Overriding the wishes of Mayor Tom Bradley and renowned architect Norman Pfeiffer, the Los Angeles Cultural Affairs Commission on Wednesday voted for a more-traditional addition to the 61-year-old Central Library building, rejecting the contemporary design it had conditionally approved last February.
"I'm very disappointed," Pfeiffer told a reporter after the commission made its decision. "I liked the plan we proposed originally. (The new plan) does not afford us the chance to address (the architectural problem) in a contemporary way."
Bradley, through his chief administrative assistant, Anton Calleia, also made a big pitch for Pfeiffer's contemporary plan, which featured a prominent peaked atrium.
"There's an urgent need to move forward with this project," Calleia told the commission. The mayor, he said, was "quite pleased" with the contemporary design. "I don't think anyone here wants a building designed by a committee," he added, saying that more delays on the $143.7-million renovation-expansion project, already 4 years old, would translate into higher costs.
"I implore you to approve the original design," Calleia told the board.
Calleia's statements represented the first public plea to the panel by the mayor to accelerate the addition to the historic building, which was devastated by two arson-set fires last year. Bradley, according to a source familiar with the project, has been urged by individual members of the Board of Library Commissioners and the Community Redevelopment Agency, both of which approved the earlier plans, "to get things moving."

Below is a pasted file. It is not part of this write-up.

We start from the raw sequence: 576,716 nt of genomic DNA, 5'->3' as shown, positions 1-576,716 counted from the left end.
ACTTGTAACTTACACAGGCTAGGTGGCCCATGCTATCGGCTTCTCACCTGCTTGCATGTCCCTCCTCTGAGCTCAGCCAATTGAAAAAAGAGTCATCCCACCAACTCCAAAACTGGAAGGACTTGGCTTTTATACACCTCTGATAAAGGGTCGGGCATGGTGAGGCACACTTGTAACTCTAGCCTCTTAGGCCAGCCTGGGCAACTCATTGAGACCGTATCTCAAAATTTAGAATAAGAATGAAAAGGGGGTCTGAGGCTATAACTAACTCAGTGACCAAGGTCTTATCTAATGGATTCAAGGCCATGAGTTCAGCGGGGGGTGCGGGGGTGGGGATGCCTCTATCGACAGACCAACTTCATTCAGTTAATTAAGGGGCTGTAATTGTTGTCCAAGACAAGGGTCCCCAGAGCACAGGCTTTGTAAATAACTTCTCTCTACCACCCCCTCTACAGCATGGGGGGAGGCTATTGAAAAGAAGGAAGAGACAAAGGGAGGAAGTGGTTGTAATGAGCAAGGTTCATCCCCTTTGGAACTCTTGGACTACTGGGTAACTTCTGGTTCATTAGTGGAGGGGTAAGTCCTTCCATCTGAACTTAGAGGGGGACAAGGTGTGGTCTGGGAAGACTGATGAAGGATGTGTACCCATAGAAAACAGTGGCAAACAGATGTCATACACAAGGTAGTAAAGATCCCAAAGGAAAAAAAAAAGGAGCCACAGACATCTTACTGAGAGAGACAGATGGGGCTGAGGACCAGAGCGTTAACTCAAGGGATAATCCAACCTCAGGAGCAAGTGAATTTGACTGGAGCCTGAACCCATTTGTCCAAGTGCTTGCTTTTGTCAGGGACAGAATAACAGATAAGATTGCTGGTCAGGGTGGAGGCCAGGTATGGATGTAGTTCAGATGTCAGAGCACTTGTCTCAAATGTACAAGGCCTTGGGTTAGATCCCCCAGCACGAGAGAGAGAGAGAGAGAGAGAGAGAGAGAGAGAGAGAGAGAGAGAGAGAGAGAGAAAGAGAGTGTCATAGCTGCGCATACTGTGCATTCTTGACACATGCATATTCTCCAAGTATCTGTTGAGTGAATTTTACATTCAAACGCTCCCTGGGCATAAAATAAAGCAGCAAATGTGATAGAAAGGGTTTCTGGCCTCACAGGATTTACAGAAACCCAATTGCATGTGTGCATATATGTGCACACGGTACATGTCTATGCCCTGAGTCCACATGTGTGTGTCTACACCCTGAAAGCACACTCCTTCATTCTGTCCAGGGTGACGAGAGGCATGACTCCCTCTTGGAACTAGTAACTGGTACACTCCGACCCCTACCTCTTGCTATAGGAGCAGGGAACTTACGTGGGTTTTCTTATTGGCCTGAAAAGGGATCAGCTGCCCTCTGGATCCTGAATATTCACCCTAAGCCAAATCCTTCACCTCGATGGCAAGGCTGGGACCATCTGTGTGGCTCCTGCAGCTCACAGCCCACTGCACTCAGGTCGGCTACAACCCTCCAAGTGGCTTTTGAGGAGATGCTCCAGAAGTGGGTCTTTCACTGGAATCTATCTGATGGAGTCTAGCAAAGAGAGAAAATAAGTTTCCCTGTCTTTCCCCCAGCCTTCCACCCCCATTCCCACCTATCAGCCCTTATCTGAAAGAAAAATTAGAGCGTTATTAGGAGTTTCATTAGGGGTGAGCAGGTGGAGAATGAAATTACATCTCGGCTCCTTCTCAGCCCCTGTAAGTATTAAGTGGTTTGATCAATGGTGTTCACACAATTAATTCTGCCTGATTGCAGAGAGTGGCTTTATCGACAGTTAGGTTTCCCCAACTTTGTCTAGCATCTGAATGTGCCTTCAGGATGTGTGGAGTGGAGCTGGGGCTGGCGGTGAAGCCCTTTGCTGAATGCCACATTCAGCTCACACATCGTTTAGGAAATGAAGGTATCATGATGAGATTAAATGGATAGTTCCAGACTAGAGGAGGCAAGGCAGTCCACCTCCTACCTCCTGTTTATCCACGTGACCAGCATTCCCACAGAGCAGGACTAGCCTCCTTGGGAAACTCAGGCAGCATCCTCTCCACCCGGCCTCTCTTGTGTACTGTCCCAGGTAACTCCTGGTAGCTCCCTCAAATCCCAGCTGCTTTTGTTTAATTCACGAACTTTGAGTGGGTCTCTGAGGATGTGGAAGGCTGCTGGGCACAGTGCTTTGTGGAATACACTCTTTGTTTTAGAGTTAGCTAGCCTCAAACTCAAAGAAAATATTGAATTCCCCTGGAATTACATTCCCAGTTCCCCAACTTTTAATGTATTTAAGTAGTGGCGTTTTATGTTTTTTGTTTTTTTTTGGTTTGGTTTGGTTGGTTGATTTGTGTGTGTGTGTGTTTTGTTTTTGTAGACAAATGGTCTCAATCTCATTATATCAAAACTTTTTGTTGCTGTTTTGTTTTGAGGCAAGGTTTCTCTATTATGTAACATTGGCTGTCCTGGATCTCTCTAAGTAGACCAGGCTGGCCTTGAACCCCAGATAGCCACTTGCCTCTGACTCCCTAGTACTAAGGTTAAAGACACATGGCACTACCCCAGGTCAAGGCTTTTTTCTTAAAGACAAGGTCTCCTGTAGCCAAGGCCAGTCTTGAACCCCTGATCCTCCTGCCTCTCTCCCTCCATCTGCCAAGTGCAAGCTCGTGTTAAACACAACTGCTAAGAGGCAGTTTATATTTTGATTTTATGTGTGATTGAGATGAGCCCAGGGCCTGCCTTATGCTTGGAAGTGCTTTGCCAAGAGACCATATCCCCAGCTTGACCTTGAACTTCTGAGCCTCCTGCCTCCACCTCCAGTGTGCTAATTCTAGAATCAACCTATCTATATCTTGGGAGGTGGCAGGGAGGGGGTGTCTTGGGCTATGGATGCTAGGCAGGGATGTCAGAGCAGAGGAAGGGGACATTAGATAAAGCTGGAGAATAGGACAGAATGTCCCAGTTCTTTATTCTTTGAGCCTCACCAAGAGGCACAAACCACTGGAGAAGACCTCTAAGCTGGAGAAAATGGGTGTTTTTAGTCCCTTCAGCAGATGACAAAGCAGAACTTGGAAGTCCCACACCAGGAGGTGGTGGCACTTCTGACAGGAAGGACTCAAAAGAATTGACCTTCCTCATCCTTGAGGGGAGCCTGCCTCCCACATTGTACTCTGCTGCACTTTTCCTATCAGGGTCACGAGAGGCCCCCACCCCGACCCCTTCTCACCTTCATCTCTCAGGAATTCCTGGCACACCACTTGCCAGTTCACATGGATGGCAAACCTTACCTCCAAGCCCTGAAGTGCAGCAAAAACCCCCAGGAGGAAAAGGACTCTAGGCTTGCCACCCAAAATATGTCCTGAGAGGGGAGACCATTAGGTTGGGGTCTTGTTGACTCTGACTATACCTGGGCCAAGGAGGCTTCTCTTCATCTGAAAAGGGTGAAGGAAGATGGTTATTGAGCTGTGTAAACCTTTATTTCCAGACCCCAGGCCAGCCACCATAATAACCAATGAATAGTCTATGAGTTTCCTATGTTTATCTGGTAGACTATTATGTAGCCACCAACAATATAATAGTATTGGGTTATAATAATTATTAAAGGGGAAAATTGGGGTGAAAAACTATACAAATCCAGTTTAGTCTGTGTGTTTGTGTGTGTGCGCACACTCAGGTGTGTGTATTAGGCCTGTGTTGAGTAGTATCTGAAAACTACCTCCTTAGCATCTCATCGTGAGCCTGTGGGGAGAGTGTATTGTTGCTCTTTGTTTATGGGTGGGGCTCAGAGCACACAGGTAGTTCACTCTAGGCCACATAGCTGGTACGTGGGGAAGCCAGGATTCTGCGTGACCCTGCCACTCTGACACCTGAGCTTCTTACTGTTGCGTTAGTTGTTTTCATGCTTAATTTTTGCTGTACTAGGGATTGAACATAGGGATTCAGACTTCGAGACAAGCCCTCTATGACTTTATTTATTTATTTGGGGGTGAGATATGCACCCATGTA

Pfeiffer, of the New York firm of Hardy Holzman Pfeiffer Associates, which designed the Los Angeles County Museum of Art expansion, worked in shirt-sleeves, moving white block designs back and forth around a large board to give board members a concept of two basically different plans--the February design and the alternative that was eventually approved.
The basic architectural problem, Pfeiffer underscored, was "how do you add to a historical landmark" and still preserve the landmark building's integrity?
In his third appearance before the commission since he was hired by the city in 1983 to execute the addition design, Pfeiffer first displayed a slightly modified version of the plans that were before the panel in February. This version featured a prominent atrium wrapped in glass, terra-cotta and stucco which would run from the old building to Grand Avenue.
Although the commission had approved this concept, commission President Merry Norris had noted in February that there were numerous concerns. They appeared to boil down to a perception by several commissioners that the design overly dominated the downtown landmark designed by New York architect Bertram G. Goodhue.
Complemented by Addition
In an effort to meet these objections, Pfeiffer presented an alternative Wednesday--a so-called "Plan B"--which gave the atrium a flat roof and subverted it so that it could not be seen from the street, thus preserving the dominance of the old building and its tower. As a result, the original building's flat, block design would be complemented by the addition.
Both plans for the project essentially call for an addition of about 330,000 square feet to the 220,000-square-foot, original three-story building. The addition, adjacent to the old building, would include four floors, or 220,000 new square feet underground, and another four floors, 110,000 new square feet, above ground.
Joining former commission member Alan Sieroty in his motion for the more traditional design were commission President Norris (who abstained, a "yes" vote under the City Charter), Rodri Rodriguez and Mario Machado. Voting "no" was David Simon. Two members were absent.